In order to successfully render a form via FormRenderer you need to assign component mappers. Component mapper is an object of React components, where key is a component identifier and value is the component or an object with the component and globally defined props. Each component in mapper must have an unique key, which corresponds to componentType in the schema. Keys names can be chosen but there are some predefined constants which cover most common component types. Use these to prevent typos and inconsistencies.

A custom component is just a standard React component, that has access to two form state objects: meta and input.


What are input and meta?

Input

Input is an object which contains field values and methods that change form state. See the selection of most important attributes:

{
value: any, // any value of given form field. Its data type is based on field data type
name: string, // unique name of form field. Value will be accessible under this key in form state
onBlur: (event) => void, // function that should be triggered on field blur event
onChange: (value) => void, // function that changes value of field in formState. Should be called whenever you want to change value of field
onFocus: (event) => void, // function that should be triggered on field focus event
}

Every user interaction that updates field value in form state should also call input.onChange with correct value.

Meta

Meta is a object which contains meta information about field with given name. There is a lot of information about every field. Full list is here. These are commonly used meta informations

{
error: any, // whatever your validation function returns
pristine: bool, // true if the current value is === to the initial value, false if the values are !==.
dirty: bool, // opposite of pristine
touched: bool, //true if this field has ever gained and lost focus. false otherwise. Useful for knowing when to display error messages.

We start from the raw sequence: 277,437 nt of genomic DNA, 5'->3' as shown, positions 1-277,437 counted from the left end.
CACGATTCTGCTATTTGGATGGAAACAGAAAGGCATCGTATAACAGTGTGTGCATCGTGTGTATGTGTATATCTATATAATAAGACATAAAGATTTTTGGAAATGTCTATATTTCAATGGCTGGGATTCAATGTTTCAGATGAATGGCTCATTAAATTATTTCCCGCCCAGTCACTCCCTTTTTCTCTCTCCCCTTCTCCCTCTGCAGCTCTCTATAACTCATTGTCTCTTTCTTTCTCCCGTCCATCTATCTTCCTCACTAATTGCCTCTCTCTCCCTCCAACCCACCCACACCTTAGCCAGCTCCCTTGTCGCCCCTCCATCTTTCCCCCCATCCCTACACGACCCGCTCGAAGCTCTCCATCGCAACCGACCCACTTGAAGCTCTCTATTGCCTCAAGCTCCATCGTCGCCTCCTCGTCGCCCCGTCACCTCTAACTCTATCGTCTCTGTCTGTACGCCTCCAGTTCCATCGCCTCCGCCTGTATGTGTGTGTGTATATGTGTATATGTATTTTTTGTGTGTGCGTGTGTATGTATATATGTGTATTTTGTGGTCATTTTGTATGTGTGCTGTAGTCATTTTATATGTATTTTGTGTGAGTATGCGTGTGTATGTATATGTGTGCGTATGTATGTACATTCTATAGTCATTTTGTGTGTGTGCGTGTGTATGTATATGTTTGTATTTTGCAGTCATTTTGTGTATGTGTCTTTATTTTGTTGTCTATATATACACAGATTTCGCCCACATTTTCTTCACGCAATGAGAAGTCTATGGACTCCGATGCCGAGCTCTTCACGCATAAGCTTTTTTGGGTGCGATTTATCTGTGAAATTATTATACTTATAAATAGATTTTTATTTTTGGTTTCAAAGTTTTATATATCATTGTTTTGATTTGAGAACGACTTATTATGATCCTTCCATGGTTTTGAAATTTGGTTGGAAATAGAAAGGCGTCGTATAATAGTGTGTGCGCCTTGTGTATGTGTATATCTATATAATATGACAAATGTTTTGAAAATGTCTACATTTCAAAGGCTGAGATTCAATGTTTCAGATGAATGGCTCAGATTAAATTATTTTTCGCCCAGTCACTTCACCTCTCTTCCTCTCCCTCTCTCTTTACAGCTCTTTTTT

valid: bool //true if this field has no validation or submission errors. false otherwise.
}

You have two options how to connect your component to these objects:

Recommended

First, you can use useFieldApi hook.

This hook needs name, in case of special input types which are using checked as the input value (checbkoxes, switches) you have to assign type: checkbox. The hook will return all field props, including input and meta.

import useFieldApi from '@data-driven-forms/react-form-renderer/dist/cjs/use-field-api';
...
const { input, isDisabled, label, helperText, description, meta } = useFieldApi(props);

Or you can import FieldProvider component from Data Driven Forms. This component needs to obtain render or Component prop.

import FieldProvider from '@data-driven-forms/react-form-renderer/dist/cjs/field-provider';
<FielProvider Component={TextField}>
// or
<FielProvider render={({input, meta, ...props}) => <TextField {...props} input={input} meta={meta}>}>

Data Driven Forms will render any component you pass to it, so you don't have to connect components to the form state in order to render it. Be aware that the component will receive metadata props such as component, validate, etc. You have to catch them before passing to other elements, otherwise it could throw DOM warnings.

const Title = ({component, name, label, ...props }) => <h1 id={name} {...props}>{label}</h1>

To be able to use your component in the schema, you need to register the component in your component mapper.

import NewComponent from './new-component'
const componentMapper = {
'new-component': NewComponent
}

And then use the component mapper in the form renderer component:

import FormRenderer from '@data-driven-forms/react-form-renderer/dist/cjs/form-renderer';
const Form = (props) => <FormRenderer
componentMapper={componentMapper}
{...props}
/>

Below, you can see an basic implementation of custom component mapper:


If you are building a new component mapper inside the Data Driven Forms repository, you can use a terminal command in the root folder to generate a basic mapper for you:

yarn generate-template

Or you can get the files directly on GitHub.